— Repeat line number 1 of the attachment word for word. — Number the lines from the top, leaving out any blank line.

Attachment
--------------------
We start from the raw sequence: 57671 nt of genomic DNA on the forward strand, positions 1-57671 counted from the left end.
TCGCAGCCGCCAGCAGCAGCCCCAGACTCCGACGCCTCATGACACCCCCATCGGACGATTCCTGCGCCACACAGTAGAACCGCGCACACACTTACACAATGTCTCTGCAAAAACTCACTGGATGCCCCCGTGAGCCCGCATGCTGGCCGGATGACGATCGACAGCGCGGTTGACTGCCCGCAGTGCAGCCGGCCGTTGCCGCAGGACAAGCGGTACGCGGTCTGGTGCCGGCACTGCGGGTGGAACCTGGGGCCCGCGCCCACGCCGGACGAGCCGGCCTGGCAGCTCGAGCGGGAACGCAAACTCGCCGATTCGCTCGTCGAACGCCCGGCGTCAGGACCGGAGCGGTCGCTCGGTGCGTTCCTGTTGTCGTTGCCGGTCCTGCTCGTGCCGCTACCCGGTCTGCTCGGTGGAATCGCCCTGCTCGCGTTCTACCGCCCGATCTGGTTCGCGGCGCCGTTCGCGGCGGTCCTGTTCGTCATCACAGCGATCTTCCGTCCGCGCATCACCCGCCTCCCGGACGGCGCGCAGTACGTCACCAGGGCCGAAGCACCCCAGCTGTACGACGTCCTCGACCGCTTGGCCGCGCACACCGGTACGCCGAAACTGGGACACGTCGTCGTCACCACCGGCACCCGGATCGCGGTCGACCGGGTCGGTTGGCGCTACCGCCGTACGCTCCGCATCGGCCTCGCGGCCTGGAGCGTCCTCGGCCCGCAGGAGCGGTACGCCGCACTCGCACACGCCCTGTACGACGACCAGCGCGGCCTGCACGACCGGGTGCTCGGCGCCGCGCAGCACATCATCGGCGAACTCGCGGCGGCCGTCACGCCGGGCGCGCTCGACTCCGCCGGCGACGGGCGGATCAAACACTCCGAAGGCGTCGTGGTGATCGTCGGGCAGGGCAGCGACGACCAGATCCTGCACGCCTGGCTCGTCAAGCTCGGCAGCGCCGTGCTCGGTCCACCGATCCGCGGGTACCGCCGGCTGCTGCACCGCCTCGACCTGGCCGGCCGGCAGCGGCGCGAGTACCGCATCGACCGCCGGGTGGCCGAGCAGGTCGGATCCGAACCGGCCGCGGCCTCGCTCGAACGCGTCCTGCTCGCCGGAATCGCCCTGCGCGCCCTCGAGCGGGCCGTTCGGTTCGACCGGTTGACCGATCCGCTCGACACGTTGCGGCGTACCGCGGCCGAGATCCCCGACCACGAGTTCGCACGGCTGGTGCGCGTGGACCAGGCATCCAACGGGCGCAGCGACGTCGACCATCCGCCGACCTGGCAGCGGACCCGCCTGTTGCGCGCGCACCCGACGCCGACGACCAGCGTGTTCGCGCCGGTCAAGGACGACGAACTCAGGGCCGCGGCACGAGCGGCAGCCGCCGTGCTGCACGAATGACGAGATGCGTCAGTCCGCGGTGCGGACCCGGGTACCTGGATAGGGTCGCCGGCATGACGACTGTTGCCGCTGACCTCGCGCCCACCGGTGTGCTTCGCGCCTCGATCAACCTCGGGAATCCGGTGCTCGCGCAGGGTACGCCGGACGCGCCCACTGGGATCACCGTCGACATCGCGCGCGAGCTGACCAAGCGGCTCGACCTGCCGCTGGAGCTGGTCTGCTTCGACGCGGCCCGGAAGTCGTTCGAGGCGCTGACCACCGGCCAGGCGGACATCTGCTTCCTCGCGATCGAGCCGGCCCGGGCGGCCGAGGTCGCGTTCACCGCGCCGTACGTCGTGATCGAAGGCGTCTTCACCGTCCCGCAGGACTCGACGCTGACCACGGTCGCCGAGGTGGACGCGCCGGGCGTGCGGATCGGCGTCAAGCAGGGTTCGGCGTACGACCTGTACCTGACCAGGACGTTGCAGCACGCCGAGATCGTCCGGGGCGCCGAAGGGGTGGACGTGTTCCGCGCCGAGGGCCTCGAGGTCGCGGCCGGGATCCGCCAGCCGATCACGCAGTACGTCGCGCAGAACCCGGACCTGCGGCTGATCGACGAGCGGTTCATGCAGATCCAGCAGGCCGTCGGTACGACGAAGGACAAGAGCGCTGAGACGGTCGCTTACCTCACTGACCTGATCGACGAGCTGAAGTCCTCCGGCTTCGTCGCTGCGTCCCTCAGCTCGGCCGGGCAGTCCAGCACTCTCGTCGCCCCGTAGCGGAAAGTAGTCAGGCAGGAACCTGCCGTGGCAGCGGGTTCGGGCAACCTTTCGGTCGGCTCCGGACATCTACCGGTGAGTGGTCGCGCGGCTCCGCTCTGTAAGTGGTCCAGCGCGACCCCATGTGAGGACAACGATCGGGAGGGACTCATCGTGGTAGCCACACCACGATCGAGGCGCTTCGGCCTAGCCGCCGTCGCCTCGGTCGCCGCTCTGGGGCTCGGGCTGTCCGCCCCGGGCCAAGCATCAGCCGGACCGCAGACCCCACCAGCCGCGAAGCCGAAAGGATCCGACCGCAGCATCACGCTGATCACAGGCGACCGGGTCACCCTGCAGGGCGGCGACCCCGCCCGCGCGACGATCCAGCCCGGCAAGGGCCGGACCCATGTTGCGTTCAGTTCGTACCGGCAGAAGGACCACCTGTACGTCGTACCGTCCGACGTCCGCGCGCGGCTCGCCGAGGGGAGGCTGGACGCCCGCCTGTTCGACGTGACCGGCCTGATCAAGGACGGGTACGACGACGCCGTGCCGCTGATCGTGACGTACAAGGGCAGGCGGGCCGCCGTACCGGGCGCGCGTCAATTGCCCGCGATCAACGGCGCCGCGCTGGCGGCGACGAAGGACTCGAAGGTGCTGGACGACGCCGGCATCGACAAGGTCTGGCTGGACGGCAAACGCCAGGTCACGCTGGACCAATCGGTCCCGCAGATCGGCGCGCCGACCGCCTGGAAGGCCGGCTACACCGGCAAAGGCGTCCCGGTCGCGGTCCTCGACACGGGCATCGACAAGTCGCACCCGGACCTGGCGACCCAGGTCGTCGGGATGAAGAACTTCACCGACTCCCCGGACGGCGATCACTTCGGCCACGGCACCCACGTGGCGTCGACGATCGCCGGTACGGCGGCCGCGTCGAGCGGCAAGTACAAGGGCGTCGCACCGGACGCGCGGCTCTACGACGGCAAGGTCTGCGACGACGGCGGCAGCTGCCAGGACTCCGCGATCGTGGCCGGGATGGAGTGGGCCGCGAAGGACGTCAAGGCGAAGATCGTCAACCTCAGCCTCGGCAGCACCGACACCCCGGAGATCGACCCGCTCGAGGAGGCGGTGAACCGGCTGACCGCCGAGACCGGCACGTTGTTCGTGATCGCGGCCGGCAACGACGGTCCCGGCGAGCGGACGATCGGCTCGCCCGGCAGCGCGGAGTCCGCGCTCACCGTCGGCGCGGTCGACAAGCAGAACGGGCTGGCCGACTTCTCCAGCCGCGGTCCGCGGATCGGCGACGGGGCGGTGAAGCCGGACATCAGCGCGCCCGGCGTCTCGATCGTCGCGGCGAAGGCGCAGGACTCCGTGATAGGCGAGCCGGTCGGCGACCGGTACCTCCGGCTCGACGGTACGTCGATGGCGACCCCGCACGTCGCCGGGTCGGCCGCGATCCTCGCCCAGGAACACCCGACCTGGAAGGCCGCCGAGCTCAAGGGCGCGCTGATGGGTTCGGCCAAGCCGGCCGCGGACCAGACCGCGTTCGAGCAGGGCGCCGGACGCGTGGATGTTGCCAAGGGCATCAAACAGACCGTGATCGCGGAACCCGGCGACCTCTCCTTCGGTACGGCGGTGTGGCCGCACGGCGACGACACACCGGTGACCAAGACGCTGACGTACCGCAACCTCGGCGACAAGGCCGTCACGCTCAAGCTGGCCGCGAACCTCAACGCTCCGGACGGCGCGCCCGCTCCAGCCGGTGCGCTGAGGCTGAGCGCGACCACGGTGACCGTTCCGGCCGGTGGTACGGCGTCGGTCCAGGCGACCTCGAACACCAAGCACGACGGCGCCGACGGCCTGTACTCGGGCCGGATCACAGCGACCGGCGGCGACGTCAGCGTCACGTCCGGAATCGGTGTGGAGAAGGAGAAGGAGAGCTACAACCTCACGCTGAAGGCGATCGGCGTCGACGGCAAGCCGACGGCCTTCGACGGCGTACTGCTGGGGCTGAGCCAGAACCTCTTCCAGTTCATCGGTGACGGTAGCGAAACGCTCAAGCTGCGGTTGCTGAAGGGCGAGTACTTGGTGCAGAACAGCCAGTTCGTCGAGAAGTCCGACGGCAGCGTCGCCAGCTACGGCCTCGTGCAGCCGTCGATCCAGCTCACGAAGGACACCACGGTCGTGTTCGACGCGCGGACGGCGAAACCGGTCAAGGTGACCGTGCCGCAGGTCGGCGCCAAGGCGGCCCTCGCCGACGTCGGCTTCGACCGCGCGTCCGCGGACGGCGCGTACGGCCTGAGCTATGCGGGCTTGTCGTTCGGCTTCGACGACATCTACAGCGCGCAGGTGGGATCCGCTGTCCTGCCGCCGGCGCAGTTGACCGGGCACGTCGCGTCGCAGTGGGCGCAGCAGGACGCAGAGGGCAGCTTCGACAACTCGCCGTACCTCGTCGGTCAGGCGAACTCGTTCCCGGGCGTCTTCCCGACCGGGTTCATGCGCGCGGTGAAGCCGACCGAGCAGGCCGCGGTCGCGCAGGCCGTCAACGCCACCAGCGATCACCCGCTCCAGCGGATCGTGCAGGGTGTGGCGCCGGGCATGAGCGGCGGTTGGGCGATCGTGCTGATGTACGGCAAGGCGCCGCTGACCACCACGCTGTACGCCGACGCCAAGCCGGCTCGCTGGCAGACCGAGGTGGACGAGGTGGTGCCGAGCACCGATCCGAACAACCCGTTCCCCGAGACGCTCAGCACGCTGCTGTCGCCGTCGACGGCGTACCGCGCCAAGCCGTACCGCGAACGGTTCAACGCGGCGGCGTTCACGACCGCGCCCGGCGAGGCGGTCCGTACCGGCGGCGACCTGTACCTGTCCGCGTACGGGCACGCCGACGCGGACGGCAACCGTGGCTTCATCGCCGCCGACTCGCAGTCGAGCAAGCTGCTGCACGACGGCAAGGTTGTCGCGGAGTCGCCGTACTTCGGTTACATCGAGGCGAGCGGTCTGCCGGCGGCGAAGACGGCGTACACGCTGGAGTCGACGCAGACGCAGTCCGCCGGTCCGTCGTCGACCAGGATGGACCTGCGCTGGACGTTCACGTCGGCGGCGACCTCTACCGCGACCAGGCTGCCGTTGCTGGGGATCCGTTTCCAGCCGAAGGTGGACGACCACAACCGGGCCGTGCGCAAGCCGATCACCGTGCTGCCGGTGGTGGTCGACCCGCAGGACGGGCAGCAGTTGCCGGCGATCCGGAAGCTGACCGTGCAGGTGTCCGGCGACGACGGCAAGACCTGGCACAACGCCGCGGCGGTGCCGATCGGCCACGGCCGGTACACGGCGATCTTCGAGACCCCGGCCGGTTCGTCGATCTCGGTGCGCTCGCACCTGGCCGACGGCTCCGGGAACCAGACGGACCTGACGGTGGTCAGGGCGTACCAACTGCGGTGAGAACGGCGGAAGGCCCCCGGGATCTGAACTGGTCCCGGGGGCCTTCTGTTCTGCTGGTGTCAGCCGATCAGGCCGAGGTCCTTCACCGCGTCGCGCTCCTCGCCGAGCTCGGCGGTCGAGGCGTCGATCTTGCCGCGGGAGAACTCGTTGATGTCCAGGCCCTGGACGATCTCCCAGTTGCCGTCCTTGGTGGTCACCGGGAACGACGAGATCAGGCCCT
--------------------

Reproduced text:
We start from the raw sequence: 57671 nt of genomic DNA on the forward strand, positions 1-57671 counted from the left end.